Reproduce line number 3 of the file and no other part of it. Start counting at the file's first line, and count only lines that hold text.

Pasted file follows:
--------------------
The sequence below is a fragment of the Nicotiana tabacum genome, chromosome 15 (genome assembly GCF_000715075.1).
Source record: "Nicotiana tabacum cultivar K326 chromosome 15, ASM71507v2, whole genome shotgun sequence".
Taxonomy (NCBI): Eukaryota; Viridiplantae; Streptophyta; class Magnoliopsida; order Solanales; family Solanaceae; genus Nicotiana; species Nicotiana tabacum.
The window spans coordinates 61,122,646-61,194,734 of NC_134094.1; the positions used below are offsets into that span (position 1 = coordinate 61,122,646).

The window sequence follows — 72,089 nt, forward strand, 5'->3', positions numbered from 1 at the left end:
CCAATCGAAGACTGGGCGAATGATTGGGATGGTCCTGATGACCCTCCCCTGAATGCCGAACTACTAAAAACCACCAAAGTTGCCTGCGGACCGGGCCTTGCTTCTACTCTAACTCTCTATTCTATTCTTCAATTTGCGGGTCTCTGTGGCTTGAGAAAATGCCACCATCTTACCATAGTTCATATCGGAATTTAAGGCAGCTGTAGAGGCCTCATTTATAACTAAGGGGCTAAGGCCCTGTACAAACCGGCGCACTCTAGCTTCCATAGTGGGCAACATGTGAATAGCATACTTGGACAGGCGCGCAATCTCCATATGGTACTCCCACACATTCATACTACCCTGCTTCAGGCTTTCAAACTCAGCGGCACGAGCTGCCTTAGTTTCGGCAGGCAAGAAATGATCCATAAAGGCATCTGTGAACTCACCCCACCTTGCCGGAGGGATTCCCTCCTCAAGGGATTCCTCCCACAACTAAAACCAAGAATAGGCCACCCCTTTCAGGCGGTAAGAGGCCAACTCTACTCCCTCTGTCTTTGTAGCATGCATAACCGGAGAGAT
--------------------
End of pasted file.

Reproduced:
Taxonomy (NCBI): Eukaryota; Viridiplantae; Streptophyta; class Magnoliopsida; order Solanales; family Solanaceae; genus Nicotiana; species Nicotiana tabacum.